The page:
Piracy in 2014

Not many people are aware that piracy is still a huge risk for seafarers around the world.  And we’re not talking about the eye patch wearing, parrot totting kind.

The sort of pirates that are menacing the waters of Asia and West Africa are the crew kidnapping, siphoning gasoil and marine diesel and then stealing personal belongings kind.

2015 has begun and the piracy figures for 2014 have now been released.

Below we have listed some of the more significant findings:

  •  There were 183 actual and attempted piracy and robbery of ships in Asian waters were recorded for 2014 (against 150 in 2013).
  •  Asia accounted for three-quarters of global maritime piracy last year after a surge in tanker hijackings helped to fuel a 22 percent jump in armed robbery and pirate attacks on ships in the region.
  • There were 245 actual and attempted acts of piracy worldwide last year.
  • 12 tankers in Asian waters had their gasoil cargoes siphoned and stolen last year.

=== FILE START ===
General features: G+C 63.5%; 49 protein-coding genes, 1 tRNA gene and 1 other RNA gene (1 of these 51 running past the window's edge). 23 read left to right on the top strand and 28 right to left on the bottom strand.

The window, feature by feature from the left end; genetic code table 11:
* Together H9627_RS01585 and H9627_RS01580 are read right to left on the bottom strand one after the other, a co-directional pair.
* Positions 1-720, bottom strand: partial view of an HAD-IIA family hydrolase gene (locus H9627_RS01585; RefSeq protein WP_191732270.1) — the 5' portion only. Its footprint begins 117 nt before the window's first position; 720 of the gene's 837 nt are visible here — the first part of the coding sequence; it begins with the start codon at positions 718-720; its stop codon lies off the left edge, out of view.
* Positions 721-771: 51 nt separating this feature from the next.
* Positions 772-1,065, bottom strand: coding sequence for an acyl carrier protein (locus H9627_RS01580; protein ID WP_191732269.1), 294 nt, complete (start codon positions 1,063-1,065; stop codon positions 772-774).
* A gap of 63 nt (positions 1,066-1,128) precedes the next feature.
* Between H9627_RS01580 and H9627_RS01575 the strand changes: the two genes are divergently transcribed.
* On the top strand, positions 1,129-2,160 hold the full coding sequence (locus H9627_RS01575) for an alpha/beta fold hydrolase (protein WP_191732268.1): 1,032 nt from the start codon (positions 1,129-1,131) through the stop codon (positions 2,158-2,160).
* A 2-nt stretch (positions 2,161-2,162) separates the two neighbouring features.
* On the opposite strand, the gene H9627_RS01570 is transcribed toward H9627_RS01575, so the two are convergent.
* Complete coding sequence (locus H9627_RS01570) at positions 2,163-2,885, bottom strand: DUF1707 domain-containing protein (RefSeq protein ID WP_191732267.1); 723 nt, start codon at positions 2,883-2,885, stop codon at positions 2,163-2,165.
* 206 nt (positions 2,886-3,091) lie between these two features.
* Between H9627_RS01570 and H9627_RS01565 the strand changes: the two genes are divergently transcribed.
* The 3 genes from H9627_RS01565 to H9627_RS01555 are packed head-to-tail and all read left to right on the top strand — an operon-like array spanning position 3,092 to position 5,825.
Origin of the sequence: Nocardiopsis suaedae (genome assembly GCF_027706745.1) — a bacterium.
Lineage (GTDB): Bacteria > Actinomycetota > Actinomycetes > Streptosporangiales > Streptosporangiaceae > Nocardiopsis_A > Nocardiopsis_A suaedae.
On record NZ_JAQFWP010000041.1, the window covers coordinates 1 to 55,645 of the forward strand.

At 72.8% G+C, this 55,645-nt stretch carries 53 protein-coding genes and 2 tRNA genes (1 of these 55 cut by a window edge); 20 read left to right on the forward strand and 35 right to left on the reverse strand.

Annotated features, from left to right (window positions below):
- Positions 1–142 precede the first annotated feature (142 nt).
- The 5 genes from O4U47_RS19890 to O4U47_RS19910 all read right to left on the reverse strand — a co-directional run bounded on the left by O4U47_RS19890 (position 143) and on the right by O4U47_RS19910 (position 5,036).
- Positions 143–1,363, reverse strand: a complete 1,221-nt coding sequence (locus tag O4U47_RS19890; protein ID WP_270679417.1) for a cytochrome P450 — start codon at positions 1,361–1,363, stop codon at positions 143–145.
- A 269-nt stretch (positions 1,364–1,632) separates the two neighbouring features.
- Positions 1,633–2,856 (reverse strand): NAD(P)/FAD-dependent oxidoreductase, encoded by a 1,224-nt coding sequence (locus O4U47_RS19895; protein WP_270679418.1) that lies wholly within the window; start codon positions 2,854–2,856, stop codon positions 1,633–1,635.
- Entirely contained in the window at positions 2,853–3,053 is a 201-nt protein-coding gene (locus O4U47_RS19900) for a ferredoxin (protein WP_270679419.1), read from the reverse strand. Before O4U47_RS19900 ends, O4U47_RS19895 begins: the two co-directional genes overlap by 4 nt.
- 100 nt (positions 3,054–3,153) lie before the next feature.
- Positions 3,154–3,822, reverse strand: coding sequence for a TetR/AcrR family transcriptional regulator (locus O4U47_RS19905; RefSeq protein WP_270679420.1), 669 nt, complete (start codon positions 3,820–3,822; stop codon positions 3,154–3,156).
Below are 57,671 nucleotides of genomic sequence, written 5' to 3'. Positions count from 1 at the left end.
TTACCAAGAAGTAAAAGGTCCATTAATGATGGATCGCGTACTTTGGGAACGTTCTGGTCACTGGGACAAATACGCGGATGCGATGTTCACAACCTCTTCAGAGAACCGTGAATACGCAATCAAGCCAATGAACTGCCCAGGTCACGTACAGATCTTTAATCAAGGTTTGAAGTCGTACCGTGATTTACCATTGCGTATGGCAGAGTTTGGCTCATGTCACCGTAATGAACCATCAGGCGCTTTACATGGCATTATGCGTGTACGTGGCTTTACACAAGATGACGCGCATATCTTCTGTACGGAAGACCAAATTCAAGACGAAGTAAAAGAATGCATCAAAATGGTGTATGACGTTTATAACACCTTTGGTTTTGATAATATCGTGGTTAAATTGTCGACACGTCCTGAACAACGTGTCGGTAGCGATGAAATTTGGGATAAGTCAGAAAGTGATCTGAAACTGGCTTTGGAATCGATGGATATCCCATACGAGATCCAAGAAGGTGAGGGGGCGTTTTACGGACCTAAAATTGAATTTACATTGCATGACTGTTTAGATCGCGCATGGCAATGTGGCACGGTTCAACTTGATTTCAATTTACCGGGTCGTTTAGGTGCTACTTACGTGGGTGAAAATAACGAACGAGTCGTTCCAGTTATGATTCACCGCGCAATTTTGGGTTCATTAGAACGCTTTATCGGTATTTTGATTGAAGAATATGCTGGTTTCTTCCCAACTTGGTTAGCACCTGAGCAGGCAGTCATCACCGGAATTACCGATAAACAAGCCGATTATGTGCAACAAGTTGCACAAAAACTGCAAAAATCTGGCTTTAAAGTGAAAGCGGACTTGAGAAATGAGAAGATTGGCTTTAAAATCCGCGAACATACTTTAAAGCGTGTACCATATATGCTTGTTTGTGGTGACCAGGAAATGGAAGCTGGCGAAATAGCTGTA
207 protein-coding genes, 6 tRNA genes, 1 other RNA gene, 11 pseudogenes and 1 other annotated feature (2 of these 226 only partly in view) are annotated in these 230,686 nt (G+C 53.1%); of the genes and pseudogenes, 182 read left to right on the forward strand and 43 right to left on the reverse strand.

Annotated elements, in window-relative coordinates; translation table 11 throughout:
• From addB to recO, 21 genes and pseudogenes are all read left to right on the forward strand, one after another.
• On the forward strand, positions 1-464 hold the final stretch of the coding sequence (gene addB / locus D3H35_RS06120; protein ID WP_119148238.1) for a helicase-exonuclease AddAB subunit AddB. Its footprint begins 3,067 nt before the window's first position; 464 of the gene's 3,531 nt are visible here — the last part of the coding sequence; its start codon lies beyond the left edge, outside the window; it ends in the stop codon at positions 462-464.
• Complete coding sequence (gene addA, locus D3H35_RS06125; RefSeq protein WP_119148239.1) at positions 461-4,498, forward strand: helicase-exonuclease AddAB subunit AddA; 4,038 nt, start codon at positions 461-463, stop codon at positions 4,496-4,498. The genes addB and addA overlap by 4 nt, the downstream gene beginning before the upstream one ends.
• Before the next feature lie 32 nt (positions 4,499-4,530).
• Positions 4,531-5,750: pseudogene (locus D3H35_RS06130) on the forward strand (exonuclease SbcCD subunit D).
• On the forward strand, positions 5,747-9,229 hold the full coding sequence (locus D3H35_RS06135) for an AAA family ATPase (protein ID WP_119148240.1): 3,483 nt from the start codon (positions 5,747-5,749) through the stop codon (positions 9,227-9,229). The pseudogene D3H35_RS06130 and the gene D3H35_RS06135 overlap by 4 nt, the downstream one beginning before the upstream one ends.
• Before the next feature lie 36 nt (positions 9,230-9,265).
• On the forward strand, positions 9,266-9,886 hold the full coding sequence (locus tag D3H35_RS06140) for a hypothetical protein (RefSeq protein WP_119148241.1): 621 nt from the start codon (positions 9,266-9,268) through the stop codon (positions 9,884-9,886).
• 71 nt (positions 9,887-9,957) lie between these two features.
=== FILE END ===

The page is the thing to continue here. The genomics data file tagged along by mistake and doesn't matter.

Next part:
• West Africa remained a cause for concern, with 41 attacks formally reported.
  • Some 442 seafarers were taken hostage in 2014, the figures for 2013 was 304.

Incidents appear to becoming more violent with an engineer being shot by pirates in December 2014 during an attack on a bitumen tanker.

Image credit – The  VP Asphalt 2 was attacked when sailing en route from Singapore to Vietnam. Crew members were tied up, with the pirates taking personal belongings.  After the attack, the engineer was found shot in the forehead.  A few hours later, he died in a Singapore hospital.

“The threat of violence is still reasonably significant,” Tim Wilkins, Asia regional manager for international tanker owners group, Intertanko advised.

“Using armed guards against hijackings, cargo thefts and shipboard robbery incidents around Singapore could result in an escalation in the level of violence used by the perpetrators,” said Mark Thomas, Asia Pacific business development manager at maritime security consultancy Dryad Maritime in Singapore.

The real number of incidents may never be known, as some shipping operators choose not to report episodes.

Want to read more about piracy?  Piracy on the rise, Piracy – The plague of seafaring or High Risk Areas.